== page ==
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it for a respectable sum of money. About midnight
a disturbance was heard outside accompanied by
loud hangings on the door. This was Modigliani,
who always appeared if he heard that I was dancing
anywhere. Hunt threw him out, I was rather sorry
as we could have sat him down in a. corner. Hunt
and his wife were great friends of his; they bought his
drawings and were very good to him. One day he
sold a stone head for a hundred francs. He adored
Picasso, who wore a blue serge suit and a yellowish-
brown cap. Modigliani went out and bought a blue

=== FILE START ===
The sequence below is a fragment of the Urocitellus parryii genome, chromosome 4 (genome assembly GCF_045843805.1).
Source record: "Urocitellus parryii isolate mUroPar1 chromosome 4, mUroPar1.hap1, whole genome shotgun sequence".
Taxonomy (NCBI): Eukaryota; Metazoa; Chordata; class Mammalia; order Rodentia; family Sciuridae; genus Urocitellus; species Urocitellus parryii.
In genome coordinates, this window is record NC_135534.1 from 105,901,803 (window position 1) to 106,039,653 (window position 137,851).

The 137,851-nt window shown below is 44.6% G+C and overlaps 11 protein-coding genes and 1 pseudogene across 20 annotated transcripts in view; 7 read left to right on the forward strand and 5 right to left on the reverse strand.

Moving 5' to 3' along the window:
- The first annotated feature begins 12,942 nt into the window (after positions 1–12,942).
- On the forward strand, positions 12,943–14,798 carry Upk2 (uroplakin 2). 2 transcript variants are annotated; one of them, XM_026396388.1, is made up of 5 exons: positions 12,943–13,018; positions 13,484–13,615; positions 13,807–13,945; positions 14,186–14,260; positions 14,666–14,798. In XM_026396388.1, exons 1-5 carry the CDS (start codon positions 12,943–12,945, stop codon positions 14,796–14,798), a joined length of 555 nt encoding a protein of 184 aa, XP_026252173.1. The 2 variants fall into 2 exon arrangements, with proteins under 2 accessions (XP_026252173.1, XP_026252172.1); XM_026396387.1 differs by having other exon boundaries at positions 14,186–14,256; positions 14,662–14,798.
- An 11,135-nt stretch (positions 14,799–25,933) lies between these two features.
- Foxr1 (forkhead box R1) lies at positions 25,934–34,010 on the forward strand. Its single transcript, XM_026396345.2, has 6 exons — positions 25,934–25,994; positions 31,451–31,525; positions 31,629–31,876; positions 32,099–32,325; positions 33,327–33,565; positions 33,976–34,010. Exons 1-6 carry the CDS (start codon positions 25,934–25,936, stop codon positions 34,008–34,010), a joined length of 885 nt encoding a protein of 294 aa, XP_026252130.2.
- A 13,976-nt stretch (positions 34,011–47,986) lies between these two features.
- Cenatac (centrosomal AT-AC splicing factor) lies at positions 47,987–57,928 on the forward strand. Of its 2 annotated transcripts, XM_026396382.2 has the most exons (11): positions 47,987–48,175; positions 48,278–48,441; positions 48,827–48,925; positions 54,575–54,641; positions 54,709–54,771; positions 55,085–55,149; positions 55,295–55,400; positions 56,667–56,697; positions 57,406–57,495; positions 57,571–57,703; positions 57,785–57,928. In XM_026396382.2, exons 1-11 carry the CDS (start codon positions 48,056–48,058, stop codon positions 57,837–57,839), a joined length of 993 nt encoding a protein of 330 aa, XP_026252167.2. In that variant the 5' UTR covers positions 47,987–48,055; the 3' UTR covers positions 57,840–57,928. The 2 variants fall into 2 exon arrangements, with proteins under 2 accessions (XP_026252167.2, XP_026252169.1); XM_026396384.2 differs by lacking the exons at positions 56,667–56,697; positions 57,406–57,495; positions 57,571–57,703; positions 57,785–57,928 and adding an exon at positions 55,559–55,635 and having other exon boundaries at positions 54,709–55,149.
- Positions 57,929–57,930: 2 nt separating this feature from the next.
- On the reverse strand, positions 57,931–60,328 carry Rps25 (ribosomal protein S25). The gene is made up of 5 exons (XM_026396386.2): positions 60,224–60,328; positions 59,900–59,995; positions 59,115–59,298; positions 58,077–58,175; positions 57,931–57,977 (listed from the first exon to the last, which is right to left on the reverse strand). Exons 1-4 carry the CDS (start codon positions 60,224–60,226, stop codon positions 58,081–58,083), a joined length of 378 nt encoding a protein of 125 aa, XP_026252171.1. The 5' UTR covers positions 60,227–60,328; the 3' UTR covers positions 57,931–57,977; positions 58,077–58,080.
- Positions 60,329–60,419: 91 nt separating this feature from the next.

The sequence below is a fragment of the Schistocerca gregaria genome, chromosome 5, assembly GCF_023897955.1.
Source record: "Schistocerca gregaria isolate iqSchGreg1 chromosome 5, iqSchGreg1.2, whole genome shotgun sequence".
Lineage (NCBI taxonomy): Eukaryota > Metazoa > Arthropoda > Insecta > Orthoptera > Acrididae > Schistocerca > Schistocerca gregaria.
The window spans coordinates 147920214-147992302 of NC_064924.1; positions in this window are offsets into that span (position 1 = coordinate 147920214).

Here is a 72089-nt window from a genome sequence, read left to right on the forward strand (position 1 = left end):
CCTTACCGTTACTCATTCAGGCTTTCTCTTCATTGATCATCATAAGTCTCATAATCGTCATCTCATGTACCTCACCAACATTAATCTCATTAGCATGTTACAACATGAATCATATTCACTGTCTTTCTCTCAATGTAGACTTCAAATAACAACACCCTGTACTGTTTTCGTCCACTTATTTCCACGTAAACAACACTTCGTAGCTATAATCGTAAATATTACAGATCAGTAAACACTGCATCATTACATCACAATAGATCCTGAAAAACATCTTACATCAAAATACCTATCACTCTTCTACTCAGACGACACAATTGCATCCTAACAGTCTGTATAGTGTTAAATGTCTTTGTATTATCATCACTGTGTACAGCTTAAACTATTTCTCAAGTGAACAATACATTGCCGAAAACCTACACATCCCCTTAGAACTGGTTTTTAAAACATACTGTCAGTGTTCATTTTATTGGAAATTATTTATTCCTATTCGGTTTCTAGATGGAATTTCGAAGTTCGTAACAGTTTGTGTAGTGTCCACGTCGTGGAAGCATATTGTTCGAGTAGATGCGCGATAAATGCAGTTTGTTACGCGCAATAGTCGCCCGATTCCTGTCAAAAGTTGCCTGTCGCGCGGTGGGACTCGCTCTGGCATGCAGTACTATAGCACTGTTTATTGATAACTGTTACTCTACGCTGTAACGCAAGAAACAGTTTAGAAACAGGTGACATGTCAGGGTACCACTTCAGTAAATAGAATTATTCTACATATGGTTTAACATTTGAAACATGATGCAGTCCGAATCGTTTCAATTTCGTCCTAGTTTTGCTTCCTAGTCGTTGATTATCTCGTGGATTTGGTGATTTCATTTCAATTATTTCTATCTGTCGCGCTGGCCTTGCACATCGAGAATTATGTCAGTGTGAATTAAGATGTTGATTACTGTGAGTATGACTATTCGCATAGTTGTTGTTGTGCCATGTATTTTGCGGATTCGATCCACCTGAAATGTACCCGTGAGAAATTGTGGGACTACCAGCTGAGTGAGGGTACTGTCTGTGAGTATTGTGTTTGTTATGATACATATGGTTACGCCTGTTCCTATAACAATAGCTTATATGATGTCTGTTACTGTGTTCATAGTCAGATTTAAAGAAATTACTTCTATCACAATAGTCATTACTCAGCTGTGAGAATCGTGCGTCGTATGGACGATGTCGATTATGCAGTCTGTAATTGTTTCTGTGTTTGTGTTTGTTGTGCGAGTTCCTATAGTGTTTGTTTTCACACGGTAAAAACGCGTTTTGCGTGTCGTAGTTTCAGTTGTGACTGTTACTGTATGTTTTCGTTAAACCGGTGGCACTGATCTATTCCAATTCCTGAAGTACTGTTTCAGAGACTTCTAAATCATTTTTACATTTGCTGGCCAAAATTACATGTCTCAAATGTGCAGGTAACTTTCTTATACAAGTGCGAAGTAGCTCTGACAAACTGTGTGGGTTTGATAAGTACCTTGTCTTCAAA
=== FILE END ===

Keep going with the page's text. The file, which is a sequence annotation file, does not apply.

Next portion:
suit and a yellowish brown cap. He strutted up and
down outside the Rotonde to be admired. Unfor-
tunately towards the evening he got very drunk and
fell into the gutter, covering the beautiful new suit
with mud, and was very battered and sorry for him-
self the next morning.
Augustus John knew him very well and bought
two of his sculptures, which are now at his house at
Chelsea. He gave him several hundred francs for
them. This was before I knew either of them.
Modigliani said that he was tired of Paris and the
vile existence that he lived, and pined for Italy.
He asked John not to give him all the money but
enough to get to Italy, where he could live very
cheaply, and send him the money in small sums at
a time. He went to Italy and, after, wrote to say that
he was well and happy, enjoying the pure atmo-
sphere and the sunlight, so *ar away from the
temptations of Paris. John sent some more money
and Modigliani took the next train back to